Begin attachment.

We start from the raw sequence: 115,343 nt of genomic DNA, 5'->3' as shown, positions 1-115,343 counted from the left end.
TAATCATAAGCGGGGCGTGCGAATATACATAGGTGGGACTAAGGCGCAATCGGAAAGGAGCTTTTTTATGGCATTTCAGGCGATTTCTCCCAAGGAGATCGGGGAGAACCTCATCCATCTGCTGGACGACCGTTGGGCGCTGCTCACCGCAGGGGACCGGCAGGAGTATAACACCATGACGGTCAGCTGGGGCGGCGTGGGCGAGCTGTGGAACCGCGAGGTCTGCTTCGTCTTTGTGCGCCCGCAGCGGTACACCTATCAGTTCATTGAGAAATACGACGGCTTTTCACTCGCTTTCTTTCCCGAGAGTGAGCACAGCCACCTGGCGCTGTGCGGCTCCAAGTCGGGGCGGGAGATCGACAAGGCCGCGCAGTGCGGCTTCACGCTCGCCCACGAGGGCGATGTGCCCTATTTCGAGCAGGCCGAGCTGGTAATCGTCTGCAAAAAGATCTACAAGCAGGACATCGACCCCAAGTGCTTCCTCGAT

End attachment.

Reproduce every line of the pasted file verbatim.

We start from the raw sequence: 115,343 nt of genomic DNA, 5'->3' as shown, positions 1-115,343 counted from the left end.
TAATCATAAGCGGGGCGTGCGAATATACATAGGTGGGACTAAGGCGCAATCGGAAAGGAGCTTTTTTATGGCATTTCAGGCGATTTCTCCCAAGGAGATCGGGGAGAACCTCATCCATCTGCTGGACGACCGTTGGGCGCTGCTCACCGCAGGGGACCGGCAGGAGTATAACACCATGACGGTCAGCTGGGGCGGCGTGGGCGAGCTGTGGAACCGCGAGGTCTGCTTCGTCTTTGTGCGCCCGCAGCGGTACACCTATCAGTTCATTGAGAAATACGACGGCTTTTCACTCGCTTTCTTTCCCGAGAGTGAGCACAGCCACCTGGCGCTGTGCGGCTCCAAGTCGGGGCGGGAGATCGACAAGGCCGCGCAGTGCGGCTTCACGCTCGCCCACGAGGGCGATGTGCCCTATTTCGAGCAGGCCGAGCTGGTAATCGTCTGCAAAAAGATCTACAAGCAGGACATCGACCCCAAGTGCTTCCTCGAT